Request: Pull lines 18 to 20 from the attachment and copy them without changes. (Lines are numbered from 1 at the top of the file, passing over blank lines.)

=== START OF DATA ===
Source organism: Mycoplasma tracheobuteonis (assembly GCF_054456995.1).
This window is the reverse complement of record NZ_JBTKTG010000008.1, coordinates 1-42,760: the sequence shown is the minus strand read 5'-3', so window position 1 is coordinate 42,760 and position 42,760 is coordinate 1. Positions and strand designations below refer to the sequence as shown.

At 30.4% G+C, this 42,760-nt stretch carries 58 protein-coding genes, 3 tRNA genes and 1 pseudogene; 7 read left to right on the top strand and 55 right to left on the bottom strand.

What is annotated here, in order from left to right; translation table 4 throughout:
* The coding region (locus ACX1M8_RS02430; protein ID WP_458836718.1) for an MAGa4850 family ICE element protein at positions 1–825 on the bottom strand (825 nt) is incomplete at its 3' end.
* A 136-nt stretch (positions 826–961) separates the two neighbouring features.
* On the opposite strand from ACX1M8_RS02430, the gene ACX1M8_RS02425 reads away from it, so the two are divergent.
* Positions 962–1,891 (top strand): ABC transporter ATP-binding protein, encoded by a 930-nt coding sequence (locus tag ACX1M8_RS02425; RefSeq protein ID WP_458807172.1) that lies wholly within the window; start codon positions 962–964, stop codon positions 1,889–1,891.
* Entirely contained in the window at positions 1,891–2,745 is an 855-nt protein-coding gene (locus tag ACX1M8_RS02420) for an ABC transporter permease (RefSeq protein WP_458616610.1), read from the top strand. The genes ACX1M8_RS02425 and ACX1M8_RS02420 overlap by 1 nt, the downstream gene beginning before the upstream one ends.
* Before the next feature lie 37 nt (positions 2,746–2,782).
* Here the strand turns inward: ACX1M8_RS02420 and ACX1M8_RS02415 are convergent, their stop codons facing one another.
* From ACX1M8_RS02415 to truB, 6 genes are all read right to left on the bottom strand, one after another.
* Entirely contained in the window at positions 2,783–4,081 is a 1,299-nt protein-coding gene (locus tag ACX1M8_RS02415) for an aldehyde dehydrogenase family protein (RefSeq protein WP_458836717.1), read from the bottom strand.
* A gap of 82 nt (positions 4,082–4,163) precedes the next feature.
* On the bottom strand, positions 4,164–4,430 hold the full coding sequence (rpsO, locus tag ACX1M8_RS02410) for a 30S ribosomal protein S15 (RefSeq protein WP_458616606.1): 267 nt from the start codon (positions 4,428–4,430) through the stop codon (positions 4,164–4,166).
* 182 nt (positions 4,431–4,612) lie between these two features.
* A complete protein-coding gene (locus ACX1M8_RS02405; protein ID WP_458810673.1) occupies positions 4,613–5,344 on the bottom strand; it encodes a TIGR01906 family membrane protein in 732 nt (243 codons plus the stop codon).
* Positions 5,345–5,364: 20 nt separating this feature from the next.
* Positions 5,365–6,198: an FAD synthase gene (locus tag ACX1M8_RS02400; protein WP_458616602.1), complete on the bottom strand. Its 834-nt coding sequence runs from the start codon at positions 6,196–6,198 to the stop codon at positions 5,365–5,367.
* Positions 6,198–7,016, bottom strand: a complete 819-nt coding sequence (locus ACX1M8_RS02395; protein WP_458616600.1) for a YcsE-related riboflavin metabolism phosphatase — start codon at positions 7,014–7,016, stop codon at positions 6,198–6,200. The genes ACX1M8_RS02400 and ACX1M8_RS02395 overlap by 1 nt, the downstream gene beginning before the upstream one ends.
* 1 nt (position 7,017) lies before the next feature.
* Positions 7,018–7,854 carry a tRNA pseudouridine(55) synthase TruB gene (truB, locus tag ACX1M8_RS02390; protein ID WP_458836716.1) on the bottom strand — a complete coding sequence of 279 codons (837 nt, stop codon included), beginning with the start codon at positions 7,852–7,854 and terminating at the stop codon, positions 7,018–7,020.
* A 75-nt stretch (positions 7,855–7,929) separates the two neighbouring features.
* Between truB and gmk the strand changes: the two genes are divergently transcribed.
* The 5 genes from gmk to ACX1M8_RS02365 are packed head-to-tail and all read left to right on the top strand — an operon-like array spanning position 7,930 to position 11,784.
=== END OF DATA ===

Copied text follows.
* Positions 5,345–5,364: 20 nt separating this feature from the next.
* Positions 5,365–6,198: an FAD synthase gene (locus tag ACX1M8_RS02400; protein WP_458616602.1), complete on the bottom strand. Its 834-nt coding sequence runs from the start codon at positions 6,196–6,198 to the stop codon at positions 5,365–5,367.
* Positions 6,198–7,016, bottom strand: a complete 819-nt coding sequence (locus ACX1M8_RS02395; protein WP_458616600.1) for a YcsE-related riboflavin metabolism phosphatase — start codon at positions 7,014–7,016, stop codon at positions 6,198–6,200. The genes ACX1M8_RS02400 and ACX1M8_RS02395 overlap by 1 nt, the downstream gene beginning before the upstream one ends.